What are the defining landmarks of a well-lived life?

To me, a minimal but universal definition, devoid of any religious overtones, would be a purpose-driven existence that transcends the self, a cause greater than the person, along with transparent honesty of
effort in its pursuit.

To the short list of those that I have met and dealt with that I believe fill that bill, I would add without an iota of reservation another – Hew McLeod.

Here starts Dr I J Singh’s eulogy to Dr McLeod. Unfortunately, he stumbles at the very first step. If we accept his definition of a “well-lived life” then Hitler and Stalin had lived their lives pretty well. They were purpose-driven, and thought they were fighting for the greater good of their respective countries and were completely honest about what they sought to achieve – Hitler wanted Aryan supremacy while Stalin wanted to rid the world of bourgeoisie. Both sought absolute power and did not want any opposition to rise against them. Anyone who opposed their view was killed, or if that was not possible, derided as not worth answering to. Thus, one finds it hard to find an essay (or a statement) from Stalin or Hitler wherein they engage in debate on any aspect of their respective worldview.


Hew McLeod went to Punjab almost fifty years ago as a
Christian missionary, to do what missionaries do best – convert others to their truth.

“Their truth”? I thought truth is truth. It is, however, important to note that Dr McLeod had the courage of his conviction to leave his hometown with his young wife to go to a country that did not probably have electricity supply at that time in the areas he went to. It is equally important to remember that he came to Punjab with the purpose of converting the Punjabis (mainly Sikhs) to Christianity. The first Christian mission was established in Ludhiana in 1846 in the immediate aftermath of the first Anglo-Sikh war. Everyone who tried to convert Sikhs, met with failure, most prominent failure being Dr Ernest Trumpp, a German Missionary. Dr McLeod was to become another name in this long list of failures.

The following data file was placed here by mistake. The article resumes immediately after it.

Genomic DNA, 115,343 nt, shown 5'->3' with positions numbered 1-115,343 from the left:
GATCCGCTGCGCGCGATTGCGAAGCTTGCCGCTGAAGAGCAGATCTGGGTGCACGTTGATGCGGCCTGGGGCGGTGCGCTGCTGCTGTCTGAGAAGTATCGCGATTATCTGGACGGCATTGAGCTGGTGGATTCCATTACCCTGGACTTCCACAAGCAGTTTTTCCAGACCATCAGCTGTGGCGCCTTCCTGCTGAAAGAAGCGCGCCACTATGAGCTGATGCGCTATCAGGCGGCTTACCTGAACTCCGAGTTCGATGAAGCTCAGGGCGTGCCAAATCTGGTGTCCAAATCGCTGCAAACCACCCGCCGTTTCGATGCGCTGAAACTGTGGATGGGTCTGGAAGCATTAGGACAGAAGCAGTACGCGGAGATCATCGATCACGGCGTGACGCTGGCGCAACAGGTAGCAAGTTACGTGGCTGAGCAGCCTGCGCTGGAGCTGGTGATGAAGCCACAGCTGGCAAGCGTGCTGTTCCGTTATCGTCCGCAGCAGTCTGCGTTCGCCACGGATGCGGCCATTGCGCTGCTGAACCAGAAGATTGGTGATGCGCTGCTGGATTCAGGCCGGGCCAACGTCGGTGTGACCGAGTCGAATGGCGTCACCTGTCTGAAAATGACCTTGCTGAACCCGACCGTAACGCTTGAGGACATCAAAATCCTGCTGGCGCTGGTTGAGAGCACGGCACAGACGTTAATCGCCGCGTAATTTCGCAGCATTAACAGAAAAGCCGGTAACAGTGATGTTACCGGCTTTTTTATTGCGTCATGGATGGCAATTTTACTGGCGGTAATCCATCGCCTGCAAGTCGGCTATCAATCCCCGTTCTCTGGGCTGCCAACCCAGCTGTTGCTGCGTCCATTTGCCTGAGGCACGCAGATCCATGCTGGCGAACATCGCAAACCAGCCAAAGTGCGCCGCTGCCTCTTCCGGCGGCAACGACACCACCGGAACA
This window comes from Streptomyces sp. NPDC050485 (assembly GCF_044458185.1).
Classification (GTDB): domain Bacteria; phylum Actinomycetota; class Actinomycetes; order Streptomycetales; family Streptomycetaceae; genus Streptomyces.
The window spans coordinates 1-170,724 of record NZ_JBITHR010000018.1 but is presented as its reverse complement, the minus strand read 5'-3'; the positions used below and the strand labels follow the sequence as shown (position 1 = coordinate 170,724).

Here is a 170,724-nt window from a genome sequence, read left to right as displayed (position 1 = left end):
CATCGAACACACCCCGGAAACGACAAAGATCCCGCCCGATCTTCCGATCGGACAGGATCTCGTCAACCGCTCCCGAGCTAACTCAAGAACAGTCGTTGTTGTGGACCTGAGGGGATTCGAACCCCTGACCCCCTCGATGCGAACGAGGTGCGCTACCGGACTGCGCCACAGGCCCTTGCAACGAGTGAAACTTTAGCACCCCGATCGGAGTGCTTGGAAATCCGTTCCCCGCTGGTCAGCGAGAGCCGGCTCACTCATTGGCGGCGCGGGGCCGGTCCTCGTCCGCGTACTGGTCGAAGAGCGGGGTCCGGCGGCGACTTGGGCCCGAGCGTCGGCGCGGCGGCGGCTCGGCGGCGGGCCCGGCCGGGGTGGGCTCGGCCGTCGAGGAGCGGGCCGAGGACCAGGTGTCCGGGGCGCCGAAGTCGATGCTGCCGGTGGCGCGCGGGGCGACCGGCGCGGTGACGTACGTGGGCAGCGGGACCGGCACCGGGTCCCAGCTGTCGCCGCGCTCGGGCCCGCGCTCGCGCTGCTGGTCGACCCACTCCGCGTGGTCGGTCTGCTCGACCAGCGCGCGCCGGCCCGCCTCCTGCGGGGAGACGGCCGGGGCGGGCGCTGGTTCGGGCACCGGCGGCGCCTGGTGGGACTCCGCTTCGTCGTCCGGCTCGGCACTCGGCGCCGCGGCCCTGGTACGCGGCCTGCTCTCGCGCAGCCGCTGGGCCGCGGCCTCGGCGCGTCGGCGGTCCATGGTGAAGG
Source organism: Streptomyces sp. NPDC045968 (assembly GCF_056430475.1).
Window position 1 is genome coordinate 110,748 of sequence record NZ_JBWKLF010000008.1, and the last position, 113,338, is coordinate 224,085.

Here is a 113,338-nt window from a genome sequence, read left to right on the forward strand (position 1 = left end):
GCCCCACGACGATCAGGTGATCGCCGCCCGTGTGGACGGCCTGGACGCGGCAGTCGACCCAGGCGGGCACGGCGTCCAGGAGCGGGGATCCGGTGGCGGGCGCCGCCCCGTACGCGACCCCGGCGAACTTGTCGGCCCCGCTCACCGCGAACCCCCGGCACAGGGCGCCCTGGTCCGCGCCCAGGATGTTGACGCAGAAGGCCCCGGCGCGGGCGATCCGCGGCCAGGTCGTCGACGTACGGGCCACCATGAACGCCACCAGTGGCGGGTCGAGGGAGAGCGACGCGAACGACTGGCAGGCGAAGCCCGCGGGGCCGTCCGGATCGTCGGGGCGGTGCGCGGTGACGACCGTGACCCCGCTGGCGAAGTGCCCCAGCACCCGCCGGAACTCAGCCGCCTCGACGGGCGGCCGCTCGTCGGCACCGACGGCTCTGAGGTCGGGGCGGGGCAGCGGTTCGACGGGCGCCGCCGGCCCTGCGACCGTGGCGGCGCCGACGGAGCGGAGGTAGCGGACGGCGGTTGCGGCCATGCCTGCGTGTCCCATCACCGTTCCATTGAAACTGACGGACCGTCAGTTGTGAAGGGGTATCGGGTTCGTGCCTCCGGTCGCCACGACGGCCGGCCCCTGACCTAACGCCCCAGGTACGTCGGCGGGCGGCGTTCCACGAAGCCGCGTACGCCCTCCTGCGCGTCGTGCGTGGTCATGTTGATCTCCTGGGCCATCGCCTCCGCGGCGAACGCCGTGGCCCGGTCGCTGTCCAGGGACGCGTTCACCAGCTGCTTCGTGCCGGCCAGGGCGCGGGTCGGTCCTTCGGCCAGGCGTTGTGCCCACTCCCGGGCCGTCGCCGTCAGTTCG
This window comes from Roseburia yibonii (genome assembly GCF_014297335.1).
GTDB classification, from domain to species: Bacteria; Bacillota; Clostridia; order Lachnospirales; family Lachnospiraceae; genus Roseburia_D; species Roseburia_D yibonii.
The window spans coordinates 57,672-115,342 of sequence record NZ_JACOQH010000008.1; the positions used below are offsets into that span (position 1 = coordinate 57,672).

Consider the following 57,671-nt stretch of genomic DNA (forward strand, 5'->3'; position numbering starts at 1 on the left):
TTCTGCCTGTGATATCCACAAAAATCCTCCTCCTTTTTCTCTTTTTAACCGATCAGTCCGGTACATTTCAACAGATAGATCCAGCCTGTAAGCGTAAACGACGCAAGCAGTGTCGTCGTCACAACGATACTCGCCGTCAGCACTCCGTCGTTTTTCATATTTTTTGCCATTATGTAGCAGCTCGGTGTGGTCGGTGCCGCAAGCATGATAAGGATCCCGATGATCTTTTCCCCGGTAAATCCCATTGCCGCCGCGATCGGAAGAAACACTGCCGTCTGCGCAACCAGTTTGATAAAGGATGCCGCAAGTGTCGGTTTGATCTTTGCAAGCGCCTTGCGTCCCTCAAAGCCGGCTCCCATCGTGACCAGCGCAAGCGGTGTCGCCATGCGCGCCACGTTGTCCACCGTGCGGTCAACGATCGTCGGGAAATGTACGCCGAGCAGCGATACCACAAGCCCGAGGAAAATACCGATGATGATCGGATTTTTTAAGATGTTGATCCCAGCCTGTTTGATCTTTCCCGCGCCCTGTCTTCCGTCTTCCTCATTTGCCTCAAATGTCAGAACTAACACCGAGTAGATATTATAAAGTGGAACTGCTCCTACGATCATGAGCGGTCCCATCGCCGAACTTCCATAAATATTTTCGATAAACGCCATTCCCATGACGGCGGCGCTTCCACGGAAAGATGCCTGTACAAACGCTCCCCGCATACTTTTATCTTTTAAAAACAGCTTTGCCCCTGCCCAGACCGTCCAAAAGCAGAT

Apparently, he fell in love with Punjab and Sikhs and lost his missionary zeal and purpose.

From his life it is not at all “apparent” that Dr McLeod was motivated by any love for Punjab or Sikhs. By his own admission, it was a huge shock when he landed in Punjab. All the time he and Margaret spent there before going to England was spent facing one hardship after another.

However, he did love a particular type of Sikhs – the Sikhs who are still not able to differentiate between where a blessing comes from and who should they thank for it. He quickly realized that if one speaks nicely to a Sikh, we find it hard to challenge anything one might say that would usually be unpalatable. If one obliges a Sikh, one may be sure of eternal indebtedness of a Sikh. That is what Dr McLeod used to silence people like Dr Harbans Singh (perhaps Nikki Guninder can tell us some more about her father’s relationship with Dr McLeod and her own indebtedness to Dr McLeod in finding placement in Western academia).


By his own admission, he became agnostic, if not an atheist.

Dr McLeod was very very intelligent and he used his words in a way which communicated another meaning to an average person and a completely different meaning to those with some intelligence. His description of himself as “agnostic” falls in the same category. Agnostic has two meanings:

1. somebody denying God’s existence is provable: somebody who believes that it is impossible to know whether or not God exists

2. somebody denying something is knowable: somebody who doubts that a particular question has a single correct answer or that a complete understanding of something can be attained: I’m an agnostic concerning space aliens.

Dr McLeod’s Sikh apologists argue that he meant the word in its first meaning, whereas his whole life seems to argue that he meant the second meaning, which fits nicely with his argument that he was “a skeptic” in his approach to Sikh history. “I’m an agnostic concerning Sikhs” would be an apt paraphrasing of Dr McLeod’s oft repeated statement. That he did not mean to use the term “agnostic” in its first usage may also be clear from the fact that he headed the History Board of Presbyterian Church of NZ till cancer of the bone made him give up his position in 2004.

It is a measure of general lack of awareness amongst the Sikhs that his apologists keep on arguing that Dr McLeod “lost faith in God”.

………….to be continued.